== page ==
FARMINGTON — A Massachusetts man accused of fatally stabbing an 81-year-old woman is expected to enter a not guilty plea in court today in Farmington, his attorney said.

Juan A. Contreras, 27, of 92 Chester Lane, Waltham, Mass., faces a murder charge in connection with the death of Grace Burton. According to a police affidavit, Burton was stabbed 35 times and died as a result of the wounds sustained in the attack inside her Farmington apartment on June 21.

Contreras will be arraigned at 10 a.m. today in Franklin County Superior Court.

David Sanders, Contreras’ court-appointed attorney, said Thursday that defense attorneys normally advise clients to enter a not guilty plea unless there is a plea deal with the prosecution, which has not happened in this case.

“It’s too early at this stage to make any real substantive statements,” he added.

Contreras has been held without bail since his arrest Nov. 17 in Waltham and a Franklin County grand jury last week indicted him on one count of murder.

Assistant Attorney General Lisa Marchese, who is prosecuting the case, did not return a call seeking comment Thursday.

There likely wouldn’t be a trial until November, Franklin County Superior Court Justic Michaela Murphy has said. The murder charge has a minimum sentence of 25 years to life.

A local police officer’s hunch, DNA evidence and a detailed description Burton was able to give of her attacker before she died led to the arrest of Contreras, according to a police affidavit.

Contreras crashed his bicycle on a road in Farmington a month after Burton’s death, according to a police affidavit.

Sgt. Michael Adcock, who was the officer on the scene of the bicycle crash, found out Contreras was living in a trailer park on Pillsbury Lane, which is off Fairbanks Road and near the Margaret Chase Smith Apartments, where Burton was killed.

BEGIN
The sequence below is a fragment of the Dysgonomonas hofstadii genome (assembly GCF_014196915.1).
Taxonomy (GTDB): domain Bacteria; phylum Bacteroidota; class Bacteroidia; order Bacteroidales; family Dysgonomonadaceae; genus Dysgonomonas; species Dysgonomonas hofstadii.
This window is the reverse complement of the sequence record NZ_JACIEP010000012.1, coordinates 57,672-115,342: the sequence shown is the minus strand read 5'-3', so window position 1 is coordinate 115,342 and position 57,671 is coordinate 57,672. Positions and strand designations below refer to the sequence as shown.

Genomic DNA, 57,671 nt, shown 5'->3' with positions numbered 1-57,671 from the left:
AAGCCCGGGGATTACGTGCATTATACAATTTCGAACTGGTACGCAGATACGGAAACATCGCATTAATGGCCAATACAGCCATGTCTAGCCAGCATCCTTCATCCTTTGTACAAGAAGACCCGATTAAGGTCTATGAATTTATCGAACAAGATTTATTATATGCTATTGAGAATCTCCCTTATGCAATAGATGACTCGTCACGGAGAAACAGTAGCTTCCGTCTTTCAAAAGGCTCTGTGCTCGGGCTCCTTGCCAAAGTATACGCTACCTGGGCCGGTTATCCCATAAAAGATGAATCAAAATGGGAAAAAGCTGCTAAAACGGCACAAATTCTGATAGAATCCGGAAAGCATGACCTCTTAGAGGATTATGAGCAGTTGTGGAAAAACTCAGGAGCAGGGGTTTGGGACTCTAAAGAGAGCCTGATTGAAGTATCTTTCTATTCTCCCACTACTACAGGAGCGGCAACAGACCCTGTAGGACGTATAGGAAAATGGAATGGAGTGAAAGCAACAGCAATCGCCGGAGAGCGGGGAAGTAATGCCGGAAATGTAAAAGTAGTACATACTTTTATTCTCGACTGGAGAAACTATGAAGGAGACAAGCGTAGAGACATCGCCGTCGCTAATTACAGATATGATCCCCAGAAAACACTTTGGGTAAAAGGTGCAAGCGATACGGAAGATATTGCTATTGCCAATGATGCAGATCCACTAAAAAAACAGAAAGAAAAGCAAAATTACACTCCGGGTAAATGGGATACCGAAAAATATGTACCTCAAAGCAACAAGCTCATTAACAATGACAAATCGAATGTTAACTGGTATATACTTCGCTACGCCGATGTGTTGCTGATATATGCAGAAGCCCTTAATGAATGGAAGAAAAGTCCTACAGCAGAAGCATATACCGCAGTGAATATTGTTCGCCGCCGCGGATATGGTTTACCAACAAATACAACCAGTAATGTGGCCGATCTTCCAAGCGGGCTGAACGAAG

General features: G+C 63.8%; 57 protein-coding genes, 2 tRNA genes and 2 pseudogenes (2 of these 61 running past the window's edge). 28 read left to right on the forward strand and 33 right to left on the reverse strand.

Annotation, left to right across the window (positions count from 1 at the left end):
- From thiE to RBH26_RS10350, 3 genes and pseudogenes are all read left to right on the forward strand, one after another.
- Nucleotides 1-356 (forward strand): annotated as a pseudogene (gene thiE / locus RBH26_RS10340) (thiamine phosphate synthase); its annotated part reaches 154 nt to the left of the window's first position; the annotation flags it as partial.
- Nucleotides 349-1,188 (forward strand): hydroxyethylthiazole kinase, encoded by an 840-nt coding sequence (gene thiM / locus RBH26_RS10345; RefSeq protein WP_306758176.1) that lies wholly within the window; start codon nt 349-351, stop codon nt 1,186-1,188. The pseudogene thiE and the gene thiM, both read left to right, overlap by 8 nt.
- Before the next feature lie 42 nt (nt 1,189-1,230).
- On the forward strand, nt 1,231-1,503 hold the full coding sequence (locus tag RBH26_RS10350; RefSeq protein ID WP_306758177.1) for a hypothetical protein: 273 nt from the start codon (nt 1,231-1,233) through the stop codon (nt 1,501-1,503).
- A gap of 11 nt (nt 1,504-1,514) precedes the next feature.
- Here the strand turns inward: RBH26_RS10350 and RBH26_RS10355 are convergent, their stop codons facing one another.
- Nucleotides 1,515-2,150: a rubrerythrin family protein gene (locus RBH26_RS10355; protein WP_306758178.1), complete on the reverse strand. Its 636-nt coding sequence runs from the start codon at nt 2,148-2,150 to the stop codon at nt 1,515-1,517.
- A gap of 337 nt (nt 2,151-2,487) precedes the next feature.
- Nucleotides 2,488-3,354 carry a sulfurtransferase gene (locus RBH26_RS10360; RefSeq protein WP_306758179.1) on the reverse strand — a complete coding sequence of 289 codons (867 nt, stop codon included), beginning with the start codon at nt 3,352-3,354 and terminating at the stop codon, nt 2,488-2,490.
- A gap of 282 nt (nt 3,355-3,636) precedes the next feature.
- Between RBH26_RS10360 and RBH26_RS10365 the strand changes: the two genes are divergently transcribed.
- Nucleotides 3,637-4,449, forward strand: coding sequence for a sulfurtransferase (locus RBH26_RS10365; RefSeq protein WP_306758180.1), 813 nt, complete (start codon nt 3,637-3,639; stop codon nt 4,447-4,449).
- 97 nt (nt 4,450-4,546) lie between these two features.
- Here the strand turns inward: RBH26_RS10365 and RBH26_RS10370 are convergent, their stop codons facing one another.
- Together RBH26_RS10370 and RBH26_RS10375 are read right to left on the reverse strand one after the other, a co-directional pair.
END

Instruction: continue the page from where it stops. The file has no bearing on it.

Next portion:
Adcock became suspicious after Contreras disappeared from town several weeks after the slaying, passing on the hunch to state police detectives, according to the affidavit.

Police believe Burton’s killer cut a screen and entered through an unlocked window of her first-floor apartment on June 21. The attacker left a trail of blood outside the apartment and near the window.

Contreras’ wife old police Contreras had cuts on his hand the night of Burton’s death. Contreras, who was drunk, told her that he cut his hand whittling wood, according to the affidavit.

Amanda Contreras also told police that her husband ran to a back bedroom to avoid investigators who were gathering DNA samples in her neighborhood in the weeks after the slaying. She said she is no longer in a relationship Juan Contreras and has had no contact with him since he moved to Massachusetts.

During a police interview in Waltham on Nov. 16 Contreras denied being in Farmington at the time of Burton’s slaying and denied knowing Burton.

Investigators took several hundred DNA samples from men with ties to the Farmington area. Contreras voluntarily submitted a DNA sample. Police said the estimated probability of selecting a random person in the population matching Juan Contreras’ DNA profile for the southeastern Hispanic population is one in 2.4 trillion and the southwestern Hispanic population is one in 718 billion.

Burton, who called 911 after the attack, told police her attacker was a medium-sized man with a thin mustache. She was taken to Central Maine Medical Center in Lewiston, where she died later that morning.

The court previously ordered that Contreras undergo a forensic evaluation, a psychological review to determine a defendant’s mental and emotional condition.

Sanders said Contreras has yet to undergo the evaluation, which will be conducted by an independent agency and is likely among the next steps in the case.

David Robinson – 861-9287

[email protected]